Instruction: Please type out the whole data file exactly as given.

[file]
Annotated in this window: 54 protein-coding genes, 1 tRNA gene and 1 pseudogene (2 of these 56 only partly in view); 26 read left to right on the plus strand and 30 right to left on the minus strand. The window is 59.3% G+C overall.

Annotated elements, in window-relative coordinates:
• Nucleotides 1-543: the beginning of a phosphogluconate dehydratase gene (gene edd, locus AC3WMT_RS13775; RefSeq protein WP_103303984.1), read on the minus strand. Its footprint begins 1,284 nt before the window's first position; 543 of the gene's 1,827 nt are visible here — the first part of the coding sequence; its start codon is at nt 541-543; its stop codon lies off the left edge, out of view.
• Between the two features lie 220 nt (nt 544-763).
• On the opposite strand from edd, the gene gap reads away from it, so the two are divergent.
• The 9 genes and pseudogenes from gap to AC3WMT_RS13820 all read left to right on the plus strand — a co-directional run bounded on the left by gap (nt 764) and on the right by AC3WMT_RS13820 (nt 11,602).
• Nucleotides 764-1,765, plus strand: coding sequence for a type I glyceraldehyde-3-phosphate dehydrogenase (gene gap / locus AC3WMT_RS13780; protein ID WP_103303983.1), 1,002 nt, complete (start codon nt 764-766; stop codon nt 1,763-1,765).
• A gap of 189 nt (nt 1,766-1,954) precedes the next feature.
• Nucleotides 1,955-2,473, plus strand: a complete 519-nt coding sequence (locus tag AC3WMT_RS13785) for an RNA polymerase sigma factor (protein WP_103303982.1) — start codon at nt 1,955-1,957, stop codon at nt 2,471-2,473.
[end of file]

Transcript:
Annotated in this window: 54 protein-coding genes, 1 tRNA gene and 1 pseudogene (2 of these 56 only partly in view); 26 read left to right on the plus strand and 30 right to left on the minus strand. The window is 59.3% G+C overall.

Annotated elements, in window-relative coordinates:
• Nucleotides 1-543: the beginning of a phosphogluconate dehydratase gene (gene edd, locus AC3WMT_RS13775; RefSeq protein WP_103303984.1), read on the minus strand. Its footprint begins 1,284 nt before the window's first position; 543 of the gene's 1,827 nt are visible here — the first part of the coding sequence; its start codon is at nt 541-543; its stop codon lies off the left edge, out of view.
• Between the two features lie 220 nt (nt 544-763).
• On the opposite strand from edd, the gene gap reads away from it, so the two are divergent.
• The 9 genes and pseudogenes from gap to AC3WMT_RS13820 all read left to right on the plus strand — a co-directional run bounded on the left by gap (nt 764) and on the right by AC3WMT_RS13820 (nt 11,602).
• Nucleotides 764-1,765, plus strand: coding sequence for a type I glyceraldehyde-3-phosphate dehydrogenase (gene gap / locus AC3WMT_RS13780; protein ID WP_103303983.1), 1,002 nt, complete (start codon nt 764-766; stop codon nt 1,763-1,765).
• A gap of 189 nt (nt 1,766-1,954) precedes the next feature.
• Nucleotides 1,955-2,473, plus strand: a complete 519-nt coding sequence (locus tag AC3WMT_RS13785) for an RNA polymerase sigma factor (protein WP_103303982.1) — start codon at nt 1,955-1,957, stop codon at nt 2,471-2,473.